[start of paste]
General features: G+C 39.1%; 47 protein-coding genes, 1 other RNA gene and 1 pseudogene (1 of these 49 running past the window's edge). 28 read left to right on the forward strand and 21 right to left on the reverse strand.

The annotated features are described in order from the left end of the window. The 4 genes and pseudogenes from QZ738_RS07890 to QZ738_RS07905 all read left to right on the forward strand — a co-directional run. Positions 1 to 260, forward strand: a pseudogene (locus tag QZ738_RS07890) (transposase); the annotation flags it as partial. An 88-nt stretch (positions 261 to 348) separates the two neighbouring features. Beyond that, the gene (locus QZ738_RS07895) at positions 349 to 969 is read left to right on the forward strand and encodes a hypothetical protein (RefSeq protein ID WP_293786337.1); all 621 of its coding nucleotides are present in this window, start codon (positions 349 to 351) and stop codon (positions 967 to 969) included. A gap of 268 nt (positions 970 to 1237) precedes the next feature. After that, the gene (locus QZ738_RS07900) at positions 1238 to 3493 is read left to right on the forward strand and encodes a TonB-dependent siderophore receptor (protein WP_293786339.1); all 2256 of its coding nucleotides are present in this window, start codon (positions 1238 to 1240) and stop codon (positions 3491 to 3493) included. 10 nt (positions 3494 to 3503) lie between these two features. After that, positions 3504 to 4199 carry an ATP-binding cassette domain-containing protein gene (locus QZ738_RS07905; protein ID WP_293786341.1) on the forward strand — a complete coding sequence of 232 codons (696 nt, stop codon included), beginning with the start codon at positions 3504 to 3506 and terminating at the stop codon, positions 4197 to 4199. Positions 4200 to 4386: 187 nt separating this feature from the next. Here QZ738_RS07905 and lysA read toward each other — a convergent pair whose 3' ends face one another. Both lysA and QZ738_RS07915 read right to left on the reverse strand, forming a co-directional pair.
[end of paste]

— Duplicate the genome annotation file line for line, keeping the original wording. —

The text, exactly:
General features: G+C 39.1%; 47 protein-coding genes, 1 other RNA gene and 1 pseudogene (1 of these 49 running past the window's edge). 28 read left to right on the forward strand and 21 right to left on the reverse strand.

The annotated features are described in order from the left end of the window. The 4 genes and pseudogenes from QZ738_RS07890 to QZ738_RS07905 all read left to right on the forward strand — a co-directional run. Positions 1 to 260, forward strand: a pseudogene (locus tag QZ738_RS07890) (transposase); the annotation flags it as partial. An 88-nt stretch (positions 261 to 348) separates the two neighbouring features. Beyond that, the gene (locus QZ738_RS07895) at positions 349 to 969 is read left to right on the forward strand and encodes a hypothetical protein (RefSeq protein ID WP_293786337.1); all 621 of its coding nucleotides are present in this window, start codon (positions 349 to 351) and stop codon (positions 967 to 969) included. A gap of 268 nt (positions 970 to 1237) precedes the next feature. After that, the gene (locus QZ738_RS07900) at positions 1238 to 3493 is read left to right on the forward strand and encodes a TonB-dependent siderophore receptor (protein WP_293786339.1); all 2256 of its coding nucleotides are present in this window, start codon (positions 1238 to 1240) and stop codon (positions 3491 to 3493) included. 10 nt (positions 3494 to 3503) lie between these two features. After that, positions 3504 to 4199 carry an ATP-binding cassette domain-containing protein gene (locus QZ738_RS07905; protein ID WP_293786341.1) on the forward strand — a complete coding sequence of 232 codons (696 nt, stop codon included), beginning with the start codon at positions 3504 to 3506 and terminating at the stop codon, positions 4197 to 4199. Positions 4200 to 4386: 187 nt separating this feature from the next. Here QZ738_RS07905 and lysA read toward each other — a convergent pair whose 3' ends face one another. Both lysA and QZ738_RS07915 read right to left on the reverse strand, forming a co-directional pair.